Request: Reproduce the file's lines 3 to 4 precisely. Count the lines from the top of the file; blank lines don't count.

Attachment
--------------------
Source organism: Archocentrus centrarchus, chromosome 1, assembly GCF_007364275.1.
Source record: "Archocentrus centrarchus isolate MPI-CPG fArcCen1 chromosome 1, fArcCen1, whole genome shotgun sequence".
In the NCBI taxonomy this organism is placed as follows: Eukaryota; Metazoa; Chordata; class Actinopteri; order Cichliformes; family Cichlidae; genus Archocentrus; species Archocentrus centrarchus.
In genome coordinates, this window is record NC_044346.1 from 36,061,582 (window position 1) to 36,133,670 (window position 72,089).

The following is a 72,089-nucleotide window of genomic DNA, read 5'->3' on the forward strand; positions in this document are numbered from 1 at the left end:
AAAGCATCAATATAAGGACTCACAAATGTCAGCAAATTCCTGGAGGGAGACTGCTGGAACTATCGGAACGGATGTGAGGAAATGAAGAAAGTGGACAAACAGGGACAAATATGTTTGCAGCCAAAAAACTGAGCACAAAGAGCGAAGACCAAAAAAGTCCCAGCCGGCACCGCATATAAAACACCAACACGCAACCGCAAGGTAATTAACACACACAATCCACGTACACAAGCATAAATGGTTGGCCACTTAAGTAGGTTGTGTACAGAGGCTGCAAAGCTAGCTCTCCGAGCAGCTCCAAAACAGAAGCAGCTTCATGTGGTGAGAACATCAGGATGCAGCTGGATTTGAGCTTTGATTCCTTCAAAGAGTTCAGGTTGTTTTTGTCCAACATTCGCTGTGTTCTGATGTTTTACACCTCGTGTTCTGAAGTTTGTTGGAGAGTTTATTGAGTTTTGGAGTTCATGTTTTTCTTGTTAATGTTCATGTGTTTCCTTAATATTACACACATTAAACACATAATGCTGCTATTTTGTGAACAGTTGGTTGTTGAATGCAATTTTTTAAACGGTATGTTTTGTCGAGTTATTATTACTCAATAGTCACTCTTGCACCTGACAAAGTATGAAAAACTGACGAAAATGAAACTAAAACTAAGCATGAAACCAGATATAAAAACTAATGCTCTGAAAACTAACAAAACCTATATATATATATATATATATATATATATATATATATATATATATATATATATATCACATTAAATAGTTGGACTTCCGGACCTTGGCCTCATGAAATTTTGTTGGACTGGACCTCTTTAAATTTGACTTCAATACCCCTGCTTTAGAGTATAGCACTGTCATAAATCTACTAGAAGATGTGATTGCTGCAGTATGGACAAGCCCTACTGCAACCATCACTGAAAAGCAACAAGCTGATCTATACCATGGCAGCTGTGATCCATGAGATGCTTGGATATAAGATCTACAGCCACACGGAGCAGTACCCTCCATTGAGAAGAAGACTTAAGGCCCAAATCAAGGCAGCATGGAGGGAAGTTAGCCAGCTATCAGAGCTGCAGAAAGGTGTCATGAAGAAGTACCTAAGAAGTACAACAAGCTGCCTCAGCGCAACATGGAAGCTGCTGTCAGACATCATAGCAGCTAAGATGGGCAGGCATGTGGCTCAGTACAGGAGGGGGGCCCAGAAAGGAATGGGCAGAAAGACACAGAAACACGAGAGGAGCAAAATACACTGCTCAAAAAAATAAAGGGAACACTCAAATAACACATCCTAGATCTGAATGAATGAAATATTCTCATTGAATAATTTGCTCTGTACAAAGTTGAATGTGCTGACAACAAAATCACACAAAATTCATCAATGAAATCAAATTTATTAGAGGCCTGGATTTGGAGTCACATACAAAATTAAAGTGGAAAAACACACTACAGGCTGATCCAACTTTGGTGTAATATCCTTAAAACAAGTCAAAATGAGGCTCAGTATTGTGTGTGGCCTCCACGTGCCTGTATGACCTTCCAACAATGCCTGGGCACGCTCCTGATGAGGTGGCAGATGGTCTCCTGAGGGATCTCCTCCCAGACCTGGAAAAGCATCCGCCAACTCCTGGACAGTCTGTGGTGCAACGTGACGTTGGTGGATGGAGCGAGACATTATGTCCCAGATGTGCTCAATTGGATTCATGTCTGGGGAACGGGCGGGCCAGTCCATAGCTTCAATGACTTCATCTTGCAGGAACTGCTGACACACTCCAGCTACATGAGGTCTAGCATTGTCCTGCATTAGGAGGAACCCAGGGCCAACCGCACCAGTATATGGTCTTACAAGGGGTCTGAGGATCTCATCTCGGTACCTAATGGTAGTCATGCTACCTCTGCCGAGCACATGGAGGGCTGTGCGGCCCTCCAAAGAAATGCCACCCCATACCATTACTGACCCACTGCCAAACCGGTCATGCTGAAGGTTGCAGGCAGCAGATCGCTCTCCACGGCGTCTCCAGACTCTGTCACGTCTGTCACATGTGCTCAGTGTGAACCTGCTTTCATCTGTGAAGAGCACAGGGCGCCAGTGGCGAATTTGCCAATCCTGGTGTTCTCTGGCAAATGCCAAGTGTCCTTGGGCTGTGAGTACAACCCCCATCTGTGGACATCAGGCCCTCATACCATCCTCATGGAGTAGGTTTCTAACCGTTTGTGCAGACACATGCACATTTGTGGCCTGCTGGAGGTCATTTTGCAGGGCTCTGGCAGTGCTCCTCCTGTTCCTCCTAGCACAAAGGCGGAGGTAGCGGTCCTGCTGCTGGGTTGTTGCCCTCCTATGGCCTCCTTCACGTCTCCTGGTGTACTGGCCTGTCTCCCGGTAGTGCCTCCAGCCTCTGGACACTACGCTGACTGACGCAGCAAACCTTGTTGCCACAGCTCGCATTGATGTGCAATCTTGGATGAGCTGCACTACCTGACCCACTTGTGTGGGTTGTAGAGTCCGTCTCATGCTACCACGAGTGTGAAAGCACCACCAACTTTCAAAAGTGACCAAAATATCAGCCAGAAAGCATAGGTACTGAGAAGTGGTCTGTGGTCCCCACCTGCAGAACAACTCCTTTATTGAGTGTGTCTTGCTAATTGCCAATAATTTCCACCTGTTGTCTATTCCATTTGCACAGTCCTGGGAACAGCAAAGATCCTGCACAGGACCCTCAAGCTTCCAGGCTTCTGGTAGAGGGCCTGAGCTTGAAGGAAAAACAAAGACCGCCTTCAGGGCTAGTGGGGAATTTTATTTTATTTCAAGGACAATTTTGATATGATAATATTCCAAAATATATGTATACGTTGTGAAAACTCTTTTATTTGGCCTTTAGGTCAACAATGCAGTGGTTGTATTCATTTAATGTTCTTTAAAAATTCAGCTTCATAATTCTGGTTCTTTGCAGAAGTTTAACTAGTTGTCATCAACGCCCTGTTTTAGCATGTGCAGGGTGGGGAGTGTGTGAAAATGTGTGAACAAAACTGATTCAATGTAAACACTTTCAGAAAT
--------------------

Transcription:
In the NCBI taxonomy this organism is placed as follows: Eukaryota; Metazoa; Chordata; class Actinopteri; order Cichliformes; family Cichlidae; genus Archocentrus; species Archocentrus centrarchus.
In genome coordinates, this window is record NC_044346.1 from 36,061,582 (window position 1) to 36,133,670 (window position 72,089).